The CFO'S Perspective

How to Win the Talent War in Accounting and Finance

How-to-Win-the-Talent-War-in-Accounting-and-FinanceThe war for talent that emerged amid The Great Resignation is still going strong in the areas of accounting and finance. As Hannah Green explains,

“The accounting sector has a problem with numbers. Specifically, it’s becoming harder and harder for firms to attract top talent. Why? There just aren’t enough talented bodies to go around. In what’s come to be known as the ‘war for talent’, top firms are finding it increasingly difficult to secure and retain highly qualified finance and accounting professionals.”

What is causing this accounting talent war?

Fewer people entering the field of accounting would have been enough to constrict the hiring pool on its own, but this supply issue was further exacerbated by the pandemic in a number of ways. An aging US population was already tipping the scales toward a shortage of domestic employees in highly skilled roles and senior management positions across a number of careers. When the pandemic hit, many accounting and finance professionals that had been burning the candle at both ends for decades already decided to step back, retiring early, or downshifting their contributions to part-time or advisory-only roles. And while this shift was occurring among late career professionals, mid-career and early career professionals put their own stresses on the system. The pandemic saw early career professionals across a number of industries switching jobs for more lucrative roles and mid-career professionals taking time away from their roles to care for children and elderly family members. The result was a compounding effect of dwindling workers throughout the entire accounting career trajectory, forcing employers to fight over the same pool of prospects to fill their vacant accounting and finance roles. This, in a nutshell, is how we got to where we are now in the accounting and finance talent war.

So where do we go from here? While it is pragmatic to say that fixing the underlying cause of fewer people going into the industry is going to be the best long-term solution, employers need help right now. The following strategies will help your organization win the war for top talent across accounting, finance, controller, and Chief Financial Officer (CFO) roles:


Creative benefit offerings like paying off student loan debt, lowering insurance copays and deductibles, increasing 401k matching for vested employees, including an HSA program, offering supplemental life insurance, or providing access to independent financial planning services are giving some employers the edge over their competition in this stiff labor market. However, not all benefits carry the same weight.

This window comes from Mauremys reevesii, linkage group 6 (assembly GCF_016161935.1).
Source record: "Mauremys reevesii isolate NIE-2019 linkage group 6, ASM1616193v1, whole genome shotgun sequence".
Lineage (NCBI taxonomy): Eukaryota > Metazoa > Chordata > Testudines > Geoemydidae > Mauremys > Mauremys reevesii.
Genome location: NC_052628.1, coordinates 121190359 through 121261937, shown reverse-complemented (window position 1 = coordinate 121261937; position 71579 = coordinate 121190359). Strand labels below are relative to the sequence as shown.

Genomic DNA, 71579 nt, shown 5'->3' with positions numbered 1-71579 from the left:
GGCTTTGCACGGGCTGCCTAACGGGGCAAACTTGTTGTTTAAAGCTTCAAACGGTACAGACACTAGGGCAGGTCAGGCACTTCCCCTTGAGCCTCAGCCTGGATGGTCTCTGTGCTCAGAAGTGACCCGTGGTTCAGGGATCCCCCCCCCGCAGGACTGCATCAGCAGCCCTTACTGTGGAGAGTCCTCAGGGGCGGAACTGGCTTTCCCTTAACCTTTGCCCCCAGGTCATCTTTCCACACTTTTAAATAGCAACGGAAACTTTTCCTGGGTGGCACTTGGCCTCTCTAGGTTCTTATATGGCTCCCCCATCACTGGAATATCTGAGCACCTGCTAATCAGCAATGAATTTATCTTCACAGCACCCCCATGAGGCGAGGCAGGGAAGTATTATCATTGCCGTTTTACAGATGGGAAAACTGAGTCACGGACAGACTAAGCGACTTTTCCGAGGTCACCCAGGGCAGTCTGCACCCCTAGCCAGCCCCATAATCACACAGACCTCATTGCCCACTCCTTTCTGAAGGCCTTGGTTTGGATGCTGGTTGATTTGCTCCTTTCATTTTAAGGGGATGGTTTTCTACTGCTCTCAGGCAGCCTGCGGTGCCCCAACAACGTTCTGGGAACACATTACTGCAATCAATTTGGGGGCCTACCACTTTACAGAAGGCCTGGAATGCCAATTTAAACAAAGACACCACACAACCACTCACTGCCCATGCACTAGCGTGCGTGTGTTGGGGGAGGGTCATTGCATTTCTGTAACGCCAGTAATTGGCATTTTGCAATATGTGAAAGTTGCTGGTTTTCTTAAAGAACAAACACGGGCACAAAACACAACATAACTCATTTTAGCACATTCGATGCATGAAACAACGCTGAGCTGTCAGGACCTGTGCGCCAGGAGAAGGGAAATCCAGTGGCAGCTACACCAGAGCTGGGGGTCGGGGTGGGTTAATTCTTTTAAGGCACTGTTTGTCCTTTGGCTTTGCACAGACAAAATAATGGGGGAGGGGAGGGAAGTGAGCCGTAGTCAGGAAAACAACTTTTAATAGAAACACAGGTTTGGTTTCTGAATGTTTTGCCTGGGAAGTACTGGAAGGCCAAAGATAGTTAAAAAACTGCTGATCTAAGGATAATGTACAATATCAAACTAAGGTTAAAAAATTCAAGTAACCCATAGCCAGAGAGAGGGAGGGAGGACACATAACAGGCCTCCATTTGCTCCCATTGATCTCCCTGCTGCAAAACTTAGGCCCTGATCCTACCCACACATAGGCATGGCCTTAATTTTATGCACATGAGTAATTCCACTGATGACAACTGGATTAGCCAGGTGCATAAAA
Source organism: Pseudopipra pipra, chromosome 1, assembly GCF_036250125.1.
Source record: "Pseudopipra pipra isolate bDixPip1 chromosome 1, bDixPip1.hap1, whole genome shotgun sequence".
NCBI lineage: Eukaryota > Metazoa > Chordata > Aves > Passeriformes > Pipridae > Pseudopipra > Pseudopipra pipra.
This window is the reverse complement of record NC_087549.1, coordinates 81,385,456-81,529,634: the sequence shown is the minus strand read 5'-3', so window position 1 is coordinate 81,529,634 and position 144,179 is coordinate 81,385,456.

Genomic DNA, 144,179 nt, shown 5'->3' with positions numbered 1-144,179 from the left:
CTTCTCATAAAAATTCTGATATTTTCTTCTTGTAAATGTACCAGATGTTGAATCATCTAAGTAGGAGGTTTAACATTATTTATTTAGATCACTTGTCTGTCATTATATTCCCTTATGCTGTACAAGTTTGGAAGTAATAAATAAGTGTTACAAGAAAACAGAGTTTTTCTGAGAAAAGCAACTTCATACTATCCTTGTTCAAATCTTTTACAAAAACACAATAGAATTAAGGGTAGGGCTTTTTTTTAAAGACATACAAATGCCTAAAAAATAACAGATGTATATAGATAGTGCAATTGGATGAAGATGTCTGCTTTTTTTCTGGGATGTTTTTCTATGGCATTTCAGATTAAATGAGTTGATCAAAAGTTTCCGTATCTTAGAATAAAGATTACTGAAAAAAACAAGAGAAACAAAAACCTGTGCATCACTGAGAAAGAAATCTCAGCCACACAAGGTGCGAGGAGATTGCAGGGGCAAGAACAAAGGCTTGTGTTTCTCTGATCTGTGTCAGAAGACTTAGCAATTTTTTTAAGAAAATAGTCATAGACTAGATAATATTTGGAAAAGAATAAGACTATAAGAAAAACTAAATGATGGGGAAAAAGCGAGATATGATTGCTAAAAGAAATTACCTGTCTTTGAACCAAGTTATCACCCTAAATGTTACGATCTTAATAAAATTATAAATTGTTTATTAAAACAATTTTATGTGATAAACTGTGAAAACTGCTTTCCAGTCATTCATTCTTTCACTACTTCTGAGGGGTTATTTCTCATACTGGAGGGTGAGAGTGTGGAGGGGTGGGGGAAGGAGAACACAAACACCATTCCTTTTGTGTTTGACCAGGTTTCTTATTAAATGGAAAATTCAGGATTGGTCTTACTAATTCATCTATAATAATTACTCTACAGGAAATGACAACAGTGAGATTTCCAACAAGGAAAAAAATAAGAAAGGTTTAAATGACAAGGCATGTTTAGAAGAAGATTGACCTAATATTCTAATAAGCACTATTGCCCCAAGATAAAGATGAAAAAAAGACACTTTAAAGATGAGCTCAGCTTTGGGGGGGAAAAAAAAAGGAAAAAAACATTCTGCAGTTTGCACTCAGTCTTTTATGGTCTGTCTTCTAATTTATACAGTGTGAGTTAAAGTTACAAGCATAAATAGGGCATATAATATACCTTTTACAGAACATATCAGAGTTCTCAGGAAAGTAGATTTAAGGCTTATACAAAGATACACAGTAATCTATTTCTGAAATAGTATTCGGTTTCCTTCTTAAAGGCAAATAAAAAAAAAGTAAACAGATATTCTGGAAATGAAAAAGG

Organizations need to analyze what kind of benefits resonate most with their employees and high-value prospects and weigh their preferences against the cost of offering them. The goal is to identify the benefits that provide the greatest return for employees while incurring the lowest costs for their employer. Keep in mind that individual employee groups may prefer different types of benefits. For instance, accounting and finance professionals may prefer benefits like increased retirement contributions rather than signing bonuses.

And while the benefits themselves are important, the communication around them is even more so. As our own Scott Fowle explains,

“I found in my history as a CFO that companies don't do a great job of communicating to employees about the value of their benefits. I remember an executive at one firm who worked with me for more than five years and never contributed anything to his 401k. While he distrusted the company 401k plan, he missed out on a fully vested match of 6% of his salary. More education on the real benefit of benefits is needed… Another issue that comes up each year is understanding how health care plan design and enrollment options can change each employee's financial picture. This is seldom discussed when seeking a new job; it's usually about the money or the title.”


Savvy candidates will not only seek out offers with an attractive base salary and benefits package, but they will also take a forward-looking approach and weigh the possibility of future compensation in the form of annual raises, performance incentives, and retention bonuses. That means that the raises you give your existing employees this year may not only influence retention of key personnel, but whether you are able to attract top talent as well. This is a weighty burden for executive management, who must balance business needs with budgets and find a number that will keep everyone happy.

  • If you need guidance on where your raise targets should be right now, please review the forecasting resource our team has put together: “How Much Should Raises Be This Year?